There's a new exotic subatomic particle on the atom smasher. Physicists working with CERN's Large Hadron Collider beauty (LHCb) collaboration have found a new form of the elusive four-quark particle called a tetraquark that they have never seen before.
The newly identified particle is made up of four quarks of the same flavour and is likely, scientists say, to be the first of a previously undiscovered class of particles.
The paper describing it has been uploaded to arXiv, and is yet to be peer-reviewed, but joins a growing body of evidence supporting the existence of exotic particles.
Quarks are elementary particles that are one of the fundamental building blocks of matter. Protons and neutrons - the subatomic particles in the atomic nuclei that make up all visible matter (including us) - each contain three quarks, bound together by the strong nuclear force.
Particles that contain other configurations, such as four-, five- and six-quark particles, are a lot rarer (and six-quark particles are still hypothetical). These kinds of particles are so rare that we didn't even have confirmation of the existence of tetraquarks until just a few years ago.
Quarks can be categorised a few different ways. There are six different types, or flavours - these are up, down, top, bottom, strange, and charm. Each of these flavours has its own antiquark particle. And they have different masses - top, charm, and bottom quarks are the 'heavy' quarks.
The configuration of the new tetraquark does two things we've never seen before. It consists of four quarks of the same flavour; and all four of those are heavy quarks.
"Particles made up of four quarks are already exotic, and the one we have just discovered is the first to be made up of four heavy quarks of the same type, specifically two charm quarks and two charm antiquarks," said physicist and outgoing LHCb spokesperson Giovanni Passaleva of the National Institute for Nuclear Physics in Italy.
"Up until now, the LHCb and other experiments had only observed tetraquarks with two heavy quarks at most, and none with more than two quarks of the same type."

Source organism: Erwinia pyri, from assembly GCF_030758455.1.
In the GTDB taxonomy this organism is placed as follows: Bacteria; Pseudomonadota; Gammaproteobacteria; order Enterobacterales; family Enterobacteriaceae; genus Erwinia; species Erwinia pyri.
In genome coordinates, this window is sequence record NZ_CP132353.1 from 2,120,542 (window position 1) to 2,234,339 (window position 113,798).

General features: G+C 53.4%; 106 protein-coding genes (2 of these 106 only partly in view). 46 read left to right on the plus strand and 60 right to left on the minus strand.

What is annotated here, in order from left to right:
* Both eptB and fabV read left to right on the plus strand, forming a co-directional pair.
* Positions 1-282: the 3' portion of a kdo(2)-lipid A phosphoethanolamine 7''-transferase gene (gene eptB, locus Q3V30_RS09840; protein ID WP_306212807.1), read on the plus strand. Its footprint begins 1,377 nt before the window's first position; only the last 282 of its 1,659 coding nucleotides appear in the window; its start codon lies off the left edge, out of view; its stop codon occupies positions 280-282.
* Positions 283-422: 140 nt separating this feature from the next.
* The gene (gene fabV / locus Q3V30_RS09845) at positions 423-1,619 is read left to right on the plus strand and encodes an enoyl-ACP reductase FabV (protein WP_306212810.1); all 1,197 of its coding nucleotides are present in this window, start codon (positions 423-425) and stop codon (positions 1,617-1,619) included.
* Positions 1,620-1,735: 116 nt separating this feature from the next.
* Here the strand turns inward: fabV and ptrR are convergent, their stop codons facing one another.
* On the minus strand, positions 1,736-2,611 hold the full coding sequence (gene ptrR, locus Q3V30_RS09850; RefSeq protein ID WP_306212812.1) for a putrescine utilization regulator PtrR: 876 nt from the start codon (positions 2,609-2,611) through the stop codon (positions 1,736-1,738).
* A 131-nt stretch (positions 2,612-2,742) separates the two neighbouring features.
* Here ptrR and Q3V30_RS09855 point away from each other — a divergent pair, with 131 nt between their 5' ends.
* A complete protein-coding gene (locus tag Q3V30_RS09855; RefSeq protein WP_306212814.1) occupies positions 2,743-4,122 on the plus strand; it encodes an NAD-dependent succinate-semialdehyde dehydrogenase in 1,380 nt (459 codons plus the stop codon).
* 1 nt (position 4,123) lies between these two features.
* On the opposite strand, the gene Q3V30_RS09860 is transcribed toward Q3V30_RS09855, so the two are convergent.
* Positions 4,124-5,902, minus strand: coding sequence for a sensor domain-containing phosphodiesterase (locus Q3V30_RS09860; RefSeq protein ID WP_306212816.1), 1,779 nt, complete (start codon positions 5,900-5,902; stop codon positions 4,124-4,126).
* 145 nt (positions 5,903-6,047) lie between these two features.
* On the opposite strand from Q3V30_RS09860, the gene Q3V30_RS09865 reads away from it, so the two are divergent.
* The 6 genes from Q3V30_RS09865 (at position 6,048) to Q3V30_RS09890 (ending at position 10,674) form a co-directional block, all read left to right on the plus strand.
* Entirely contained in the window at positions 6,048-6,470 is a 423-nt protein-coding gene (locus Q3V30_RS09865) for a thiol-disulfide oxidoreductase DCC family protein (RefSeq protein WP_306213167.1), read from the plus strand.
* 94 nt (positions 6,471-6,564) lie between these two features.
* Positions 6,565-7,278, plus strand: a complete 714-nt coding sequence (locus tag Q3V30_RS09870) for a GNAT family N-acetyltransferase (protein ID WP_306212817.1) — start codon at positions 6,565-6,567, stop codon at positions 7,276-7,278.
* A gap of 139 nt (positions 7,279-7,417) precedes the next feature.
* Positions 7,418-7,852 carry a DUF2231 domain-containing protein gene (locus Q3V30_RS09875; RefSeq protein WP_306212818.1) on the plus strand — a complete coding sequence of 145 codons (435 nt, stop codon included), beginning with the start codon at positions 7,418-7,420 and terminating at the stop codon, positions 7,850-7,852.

The unusual particle was discovered by going back over the data collected and retained from the Large Hadron Collider's two operational runs, first from 2009 to 2013, and then from 2015 to 2018 after significant upgrades.
The team combed over this data using a new technique for looking for new particles that involves searching for an excess in collision events. The researchers found this excess for a type of particle called a J/ψ meson, which consists of two quarks - a charm quark and a charm antiquark.
J/ψ meson are, like all mesons, unstable; they decay in less than a zeptosecond, which means they're challenging to detect directly. What we can detect is the muon particles that J/ψ mesons decay into, and infer their presence that way.
But the muon particle showers the team detected were too energetic for simple decay of J/ψ mesons. Interestingly, however, they were right smack-bang in the middle of the energy range predicted for fully charmed tetraquarks (as the type of particle is rather charmingly known), within the standard deviation threshold for claiming the discovery of a new particle.
It's still unclear, at this stage, how tetraquarks are structured. It's possible that they are true tetraquarks, consisting of four quarks tightly bound together. But it's also possible that they consist of pairs of weakly bound two-quark particles.
The same possibility is true for pentaquarks and hexaquarks - that they consist of bound pairs of smaller particles, rather than one tightly bound particle.
Discovering more of these exotic particles - and more kinds of these exotic particles, such as this new discovery - could help unravel this mystery. In turn, that could shed more light on the strong nuclear force that binds quarks into protons and neutrons, enabling the existence of matter.
"These exotic heavy particles provide extreme and yet theoretically fairly simple cases with which to test models that can then be used to explain the nature of ordinary matter particles, like protons or neutrons," said particle physicist and new LHCb spokesperson Chris Parkes of the University of Manchester in the UK.
"It is therefore very exciting to see them appear in collisions at the LHC for the first time."
The team's paper is available on pre-print website arXiv.